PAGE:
Team USA Basketball 2012: How Coach K Can Use Anthony Davis in Crucial Moments

Tyler ConwayFeatured ColumnistAugust 6, 2012

LONDON, ENGLAND - JULY 31:  Anthony Davis #14 of United States dunks the ball against Tunisia during the Men's Basketball Preliminary Round match on Day 4 of the London 2012 Olympic Games at Basketball Arena on July 31, 2012 in London, England.  (Photo by Ezra Shaw/Getty Images)
Ezra Shaw/Getty Images

One of the biggest takeaways from Team USA's 99-94 nail-biting victory over Lithuania in Olympic competition Saturday was that it fully established coach Mike Krzyzewski's rotation of trust.

Not part of that rotation was 19-year-old power forward Anthony Davis, who received Team USA's first "DNP—Coaches' Decision" of the 2012 Olympics.

Though Davis' strong play has drawn effusive praise from U.S. coaches and players alike, it's understandable that Coach K would want to keep any unneeded pressure off the New Orleans Hornets' No. 1 pick.

But if Davis has taught us anything so far, it's to not doubt how much of an impact the former Kentucky Wildcat can have on a game. And at some point in the tournament, circumstance may dictate Team USA relying on the teenager to pick up some late-game minutes.

With that in mind, here is a look at a few ways Team USA could use Davis in late-game situations.


Interior Defender If Tyson Chandler Is in Foul Trouble

Also noticeably absent from Coach K's trust circle was Chandler, who played just eight minutes against Lithuania despite staying out of foul trouble.

While Team USA is certainly a better offensive team with their small ball lineup, Lithuania's 58.5 percent shooting performance should give some indication of what it does defensively.

And with Spain likely looming at some point for Team USA, Coach K will need to trust Chandler more in the elimination round.

But if Chandler's foul troubles in exhibition play are any sign of what's coming when he receives extended minutes, that could mean plenty of late-game runs for Davis.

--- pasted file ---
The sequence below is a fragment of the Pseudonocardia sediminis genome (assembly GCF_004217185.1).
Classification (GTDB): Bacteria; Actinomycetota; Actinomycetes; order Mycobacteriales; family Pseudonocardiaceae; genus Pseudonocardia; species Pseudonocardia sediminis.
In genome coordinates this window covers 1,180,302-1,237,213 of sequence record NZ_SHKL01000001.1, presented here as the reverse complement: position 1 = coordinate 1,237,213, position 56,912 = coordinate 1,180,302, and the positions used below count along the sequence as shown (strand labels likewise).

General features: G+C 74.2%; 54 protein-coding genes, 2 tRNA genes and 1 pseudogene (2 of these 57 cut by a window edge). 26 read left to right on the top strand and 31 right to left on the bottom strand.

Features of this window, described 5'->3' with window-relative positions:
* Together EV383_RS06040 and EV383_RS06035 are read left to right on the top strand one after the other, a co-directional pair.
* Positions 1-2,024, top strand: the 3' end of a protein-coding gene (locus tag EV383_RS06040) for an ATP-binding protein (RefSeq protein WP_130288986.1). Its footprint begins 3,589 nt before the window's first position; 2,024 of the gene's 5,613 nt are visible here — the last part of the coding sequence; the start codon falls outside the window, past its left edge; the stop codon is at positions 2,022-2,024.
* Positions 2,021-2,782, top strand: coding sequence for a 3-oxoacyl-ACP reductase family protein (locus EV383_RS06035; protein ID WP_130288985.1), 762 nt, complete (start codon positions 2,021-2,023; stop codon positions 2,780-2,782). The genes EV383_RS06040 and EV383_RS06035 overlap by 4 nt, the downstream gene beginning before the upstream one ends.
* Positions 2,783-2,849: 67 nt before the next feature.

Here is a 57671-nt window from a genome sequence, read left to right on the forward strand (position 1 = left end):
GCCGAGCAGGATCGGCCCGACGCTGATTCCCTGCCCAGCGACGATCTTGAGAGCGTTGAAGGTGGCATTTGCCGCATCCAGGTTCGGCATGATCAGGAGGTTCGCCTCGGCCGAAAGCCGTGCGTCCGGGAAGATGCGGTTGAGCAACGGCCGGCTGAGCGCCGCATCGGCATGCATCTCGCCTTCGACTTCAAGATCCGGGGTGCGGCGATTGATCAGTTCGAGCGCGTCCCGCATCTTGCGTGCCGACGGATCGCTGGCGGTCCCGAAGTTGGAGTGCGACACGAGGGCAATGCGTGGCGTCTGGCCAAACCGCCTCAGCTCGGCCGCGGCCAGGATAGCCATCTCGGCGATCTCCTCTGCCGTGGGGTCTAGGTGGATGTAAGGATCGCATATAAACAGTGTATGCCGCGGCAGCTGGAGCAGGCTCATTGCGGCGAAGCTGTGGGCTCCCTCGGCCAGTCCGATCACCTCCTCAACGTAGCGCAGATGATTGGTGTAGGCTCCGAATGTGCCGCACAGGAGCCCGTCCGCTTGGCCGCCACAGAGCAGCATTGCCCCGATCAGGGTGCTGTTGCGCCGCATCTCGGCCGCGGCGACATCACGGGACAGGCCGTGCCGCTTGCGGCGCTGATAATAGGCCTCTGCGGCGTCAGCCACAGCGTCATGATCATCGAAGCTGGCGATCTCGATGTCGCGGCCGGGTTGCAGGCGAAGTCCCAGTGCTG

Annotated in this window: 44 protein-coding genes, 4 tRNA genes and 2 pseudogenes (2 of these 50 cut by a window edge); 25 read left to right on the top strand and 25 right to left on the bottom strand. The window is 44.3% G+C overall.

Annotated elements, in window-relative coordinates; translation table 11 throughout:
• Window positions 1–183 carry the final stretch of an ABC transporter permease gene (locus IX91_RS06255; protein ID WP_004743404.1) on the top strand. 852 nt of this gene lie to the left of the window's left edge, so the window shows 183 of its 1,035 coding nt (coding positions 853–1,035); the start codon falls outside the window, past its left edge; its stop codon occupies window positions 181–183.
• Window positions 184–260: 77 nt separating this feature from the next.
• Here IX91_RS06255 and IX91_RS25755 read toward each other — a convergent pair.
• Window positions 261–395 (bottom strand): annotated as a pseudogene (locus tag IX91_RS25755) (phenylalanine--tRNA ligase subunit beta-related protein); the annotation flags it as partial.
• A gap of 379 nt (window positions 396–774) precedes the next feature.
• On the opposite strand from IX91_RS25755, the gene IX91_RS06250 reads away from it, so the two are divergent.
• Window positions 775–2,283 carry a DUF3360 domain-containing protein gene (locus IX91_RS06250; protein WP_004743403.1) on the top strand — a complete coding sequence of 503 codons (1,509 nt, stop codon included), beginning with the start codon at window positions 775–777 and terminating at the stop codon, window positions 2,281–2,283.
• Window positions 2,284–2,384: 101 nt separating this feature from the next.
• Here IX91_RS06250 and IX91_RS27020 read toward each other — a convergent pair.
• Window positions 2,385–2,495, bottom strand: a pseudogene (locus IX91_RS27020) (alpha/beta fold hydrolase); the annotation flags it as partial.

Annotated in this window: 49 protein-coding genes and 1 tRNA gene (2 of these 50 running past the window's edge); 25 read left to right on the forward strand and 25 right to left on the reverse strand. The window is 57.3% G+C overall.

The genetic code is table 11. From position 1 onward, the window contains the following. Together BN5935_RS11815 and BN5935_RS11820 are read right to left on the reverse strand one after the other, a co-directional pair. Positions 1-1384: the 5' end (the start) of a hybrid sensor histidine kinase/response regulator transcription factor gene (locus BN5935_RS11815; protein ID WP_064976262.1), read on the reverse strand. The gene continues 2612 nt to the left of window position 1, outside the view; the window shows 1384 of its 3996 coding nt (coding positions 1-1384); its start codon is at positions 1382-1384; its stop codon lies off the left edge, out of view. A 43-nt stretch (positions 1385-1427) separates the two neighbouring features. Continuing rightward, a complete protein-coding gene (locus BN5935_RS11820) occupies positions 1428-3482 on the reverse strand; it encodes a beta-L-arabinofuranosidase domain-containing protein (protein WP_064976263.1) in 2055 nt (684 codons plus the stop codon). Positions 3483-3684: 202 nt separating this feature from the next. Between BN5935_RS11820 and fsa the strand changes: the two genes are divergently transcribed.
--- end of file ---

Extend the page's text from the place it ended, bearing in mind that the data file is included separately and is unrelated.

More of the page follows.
LeBron James can defend power forwards masquerading as centers in international competition. But he cannot provide what Team USA needs from him on the offensive end and guard legitimate seven-footers.

So the U.S. will need to rely on one of their two defensive specialists to handle the task against Spain or any other team that throws a big lineup at Coach K.


Free-Throw Rebounding Specialist

One of the oldest basketball coach tactics is to use rebounding specialists in situations where grabbing a defensive rebound off a free-throw miss is crucial.

If Team USA uses their timeouts judiciously in a close game that comes down to a free-throw contest, then Davis could be the perfect specialist.

He's one of a very limited number of players in the seven-foot range in London and was widely regarded as one of the best rebounders in college basketball last season.

While it seems like a negligible and semi-demeaning task, grabbing those rebounds could be the difference between Team USA winning gold or getting upset in elimination games.


Transition Finisher

Though Davis is certainly still raw on the offensive end of the floor, he's actually one of the better transition big men in recent memory.

His time as a point guard in high school served him well by giving him elite floor spacing knowledge and his unbelievable athleticism is fodder for some jaw-dropping slams.

With Team USA's strongest offensive part coming in transition, the team actually loses very little with Davis on the floor instead of Chandler offensively.

And if Chandler is either ineffective or gets into foul trouble, it could be the perfect opportunity for Davis to shine.

You know, like he has when given a chance at every level of play in his young career.